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Y. Jin



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    JCES01 - Joint IASLC - Chinese Society for Clinical Oncology - Chinese Alliance Against Lung Cancer Session (ID 413)

    • Event: WCLC 2016
    • Type: Joint Chinese / English Session
    • Track:
    • Presentations: 2
    • Now Available
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      JCES01.09 - A Comparison of ddPCR and ARMS for Detecting EGFR T790M Status from Advanced NSCLC Patients with Acquired EGFR-TKI Resistance (Now Available) (ID 7053)

      Y. Jin

      • Abstract
      • Presentation
      • Slides

      Background:
      To assess the ability of droplet digital PCR and ARMS technology to detect epidermal growth factor receptor (EGFR) T790M mutations from circulating tumor DNA (ctDNA) in advanced non-small cell lung cancer (NSCLC) patients with acquired EGFR-TKI resistance. A sensitive and convenient method for detecting T790M mutation would be desirable to direct patient sequential treatment strategy.

      Methods:
      To assess the ability of droplet digital PCR and ARMS technology to detect epidermal growth factor receptor (EGFR) T790M mutations from circulating tumor DNA (ctDNA) in advanced non-small cell lung cancer (NSCLC) patients with acquired EGFR-TKI resistance. A sensitive and convenient method for detecting T790M mutation would be desirable to direct patient sequential treatment strategy.To assess the ability of droplet digital PCR and ARMS technology to detect epidermal growth factor receptor (EGFR) T790M mutations from circulating tumor DNA (ctDNA) in advanced non-small cell lung cancer (NSCLC) patients with acquired EGFR-TKI resistance. A sensitive and convenient method for detecting T790M mutation would be desirable to direct patient sequential treatment strategy.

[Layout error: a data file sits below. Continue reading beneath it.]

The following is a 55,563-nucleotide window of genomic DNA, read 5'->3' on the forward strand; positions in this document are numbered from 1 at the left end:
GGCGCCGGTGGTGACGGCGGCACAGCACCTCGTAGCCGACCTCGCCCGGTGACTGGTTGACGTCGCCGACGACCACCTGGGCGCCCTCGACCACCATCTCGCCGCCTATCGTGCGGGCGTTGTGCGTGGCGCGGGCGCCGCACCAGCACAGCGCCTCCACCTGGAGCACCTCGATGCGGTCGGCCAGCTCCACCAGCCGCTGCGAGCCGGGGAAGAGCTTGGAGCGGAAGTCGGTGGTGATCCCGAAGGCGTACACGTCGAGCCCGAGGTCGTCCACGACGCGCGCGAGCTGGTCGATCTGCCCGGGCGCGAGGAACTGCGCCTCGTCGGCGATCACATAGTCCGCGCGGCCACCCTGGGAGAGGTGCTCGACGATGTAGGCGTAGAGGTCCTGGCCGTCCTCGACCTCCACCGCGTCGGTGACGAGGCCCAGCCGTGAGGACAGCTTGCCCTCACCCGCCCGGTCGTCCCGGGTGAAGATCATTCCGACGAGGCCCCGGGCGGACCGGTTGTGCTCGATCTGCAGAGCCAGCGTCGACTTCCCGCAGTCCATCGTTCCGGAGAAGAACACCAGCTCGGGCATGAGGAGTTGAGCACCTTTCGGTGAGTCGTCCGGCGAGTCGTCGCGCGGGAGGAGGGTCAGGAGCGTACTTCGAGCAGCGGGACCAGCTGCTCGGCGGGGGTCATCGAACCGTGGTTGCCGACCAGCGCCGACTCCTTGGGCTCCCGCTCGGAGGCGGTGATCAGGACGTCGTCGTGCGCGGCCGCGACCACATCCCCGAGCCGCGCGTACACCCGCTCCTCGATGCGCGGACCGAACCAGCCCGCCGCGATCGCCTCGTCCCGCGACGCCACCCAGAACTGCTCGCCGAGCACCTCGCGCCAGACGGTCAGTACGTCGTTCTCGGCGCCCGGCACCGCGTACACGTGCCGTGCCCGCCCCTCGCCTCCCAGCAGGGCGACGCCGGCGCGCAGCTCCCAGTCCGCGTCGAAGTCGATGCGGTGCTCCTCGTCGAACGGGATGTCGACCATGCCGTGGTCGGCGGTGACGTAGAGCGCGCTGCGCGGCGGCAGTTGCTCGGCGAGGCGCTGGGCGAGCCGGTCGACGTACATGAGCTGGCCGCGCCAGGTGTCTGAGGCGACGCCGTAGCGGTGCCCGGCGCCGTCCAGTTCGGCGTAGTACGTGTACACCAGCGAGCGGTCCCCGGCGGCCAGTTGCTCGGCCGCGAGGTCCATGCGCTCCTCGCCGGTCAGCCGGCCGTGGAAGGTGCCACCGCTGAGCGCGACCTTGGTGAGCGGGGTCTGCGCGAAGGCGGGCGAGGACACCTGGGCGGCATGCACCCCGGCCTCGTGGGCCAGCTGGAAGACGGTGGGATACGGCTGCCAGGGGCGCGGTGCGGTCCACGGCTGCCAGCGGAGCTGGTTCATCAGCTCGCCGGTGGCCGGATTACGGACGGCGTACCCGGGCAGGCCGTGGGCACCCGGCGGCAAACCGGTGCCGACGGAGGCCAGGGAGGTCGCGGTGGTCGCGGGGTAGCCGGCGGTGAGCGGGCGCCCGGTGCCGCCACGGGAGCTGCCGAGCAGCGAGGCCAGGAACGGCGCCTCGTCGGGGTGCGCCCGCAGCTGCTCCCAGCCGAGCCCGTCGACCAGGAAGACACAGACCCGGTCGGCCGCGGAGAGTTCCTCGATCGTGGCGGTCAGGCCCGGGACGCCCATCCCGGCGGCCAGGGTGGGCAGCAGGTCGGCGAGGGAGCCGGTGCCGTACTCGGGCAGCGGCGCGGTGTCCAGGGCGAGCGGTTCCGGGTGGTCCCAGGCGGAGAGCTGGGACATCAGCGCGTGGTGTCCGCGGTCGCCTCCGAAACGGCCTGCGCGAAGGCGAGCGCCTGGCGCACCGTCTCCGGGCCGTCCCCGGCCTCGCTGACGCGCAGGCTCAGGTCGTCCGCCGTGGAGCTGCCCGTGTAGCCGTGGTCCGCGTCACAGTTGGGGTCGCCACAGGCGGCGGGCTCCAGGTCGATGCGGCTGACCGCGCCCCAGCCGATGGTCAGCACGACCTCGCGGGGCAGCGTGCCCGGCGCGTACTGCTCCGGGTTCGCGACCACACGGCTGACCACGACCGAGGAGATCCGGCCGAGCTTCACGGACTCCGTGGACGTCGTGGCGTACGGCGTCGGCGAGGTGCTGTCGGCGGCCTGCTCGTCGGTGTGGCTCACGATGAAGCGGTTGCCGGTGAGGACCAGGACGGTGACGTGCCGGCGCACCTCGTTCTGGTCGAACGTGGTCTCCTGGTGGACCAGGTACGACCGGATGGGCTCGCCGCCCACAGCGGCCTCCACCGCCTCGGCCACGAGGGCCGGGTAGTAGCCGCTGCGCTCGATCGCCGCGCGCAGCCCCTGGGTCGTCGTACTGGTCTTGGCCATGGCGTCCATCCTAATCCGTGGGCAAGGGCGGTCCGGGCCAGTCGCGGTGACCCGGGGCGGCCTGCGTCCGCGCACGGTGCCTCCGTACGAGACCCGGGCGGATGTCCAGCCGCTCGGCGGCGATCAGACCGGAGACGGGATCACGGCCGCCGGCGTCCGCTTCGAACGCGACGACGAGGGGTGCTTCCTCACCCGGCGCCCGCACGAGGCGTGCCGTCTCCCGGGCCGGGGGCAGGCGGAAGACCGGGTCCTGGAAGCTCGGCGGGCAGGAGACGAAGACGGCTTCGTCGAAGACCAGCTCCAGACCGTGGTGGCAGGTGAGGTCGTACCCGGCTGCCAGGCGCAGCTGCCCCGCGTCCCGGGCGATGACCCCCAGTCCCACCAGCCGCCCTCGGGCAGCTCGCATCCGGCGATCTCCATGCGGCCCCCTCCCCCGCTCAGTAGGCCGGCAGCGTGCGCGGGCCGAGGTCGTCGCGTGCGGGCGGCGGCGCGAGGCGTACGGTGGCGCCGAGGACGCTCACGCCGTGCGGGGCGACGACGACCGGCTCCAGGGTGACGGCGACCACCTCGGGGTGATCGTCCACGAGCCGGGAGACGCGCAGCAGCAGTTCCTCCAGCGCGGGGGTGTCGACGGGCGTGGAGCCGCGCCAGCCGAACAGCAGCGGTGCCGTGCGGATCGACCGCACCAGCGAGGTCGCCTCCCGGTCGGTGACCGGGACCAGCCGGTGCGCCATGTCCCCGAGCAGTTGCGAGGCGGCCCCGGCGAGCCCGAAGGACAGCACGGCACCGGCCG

Results:
      A total of 108 patients were enrolled in this study. 108 patient plasma samples were detected by ddPCR and 75 were detected by ARMS. And 16 patients experienced re-biopsy were detected T790M status by ARMS method. 43.7% (47/108) had acquired T790M mutation by ddPCR. In 75 patient plasma samples, comparing ddPCR with ARMS, the rates of T790M mutation were 46.7% (35/75) and 25.3% (19/75) by ddPCR and ARMS, respectively. Of all, 16 patients both had tumor and plasma samples, the T790M mutation rates were 56.3% (9/16) by ARMS in tissue and 50.5% (8/16) by ddPCR in plasma ctDNA. Among them, there were two ctDNA T790M mutations by ddPCR but T790M gene negative in tumor tissue by ARMS method. For all patients, the median PFS and OS were 12.3 months and 32.8 months, respectively. The patients with T790M-positive tumors had a longer time to disease progression after treatment with EGFR-TKIs (median, 13.1 months vs 10.8 months; P=0.010) and overall survival (median, 35.3 months vs 30.3 months; P=0.214) compared with those with T790M-negative patients.

      Conclusion:
      Our study demonstrates dPCR assay provide feasibility and sensitive method in detecting EGFR T790M status in plasma samples from NSCLC patients with acquired EGFR-TKI resistance.And T790M-positive patients have better clinical outcomes to EGFR-TKIs than patients with T790M negative.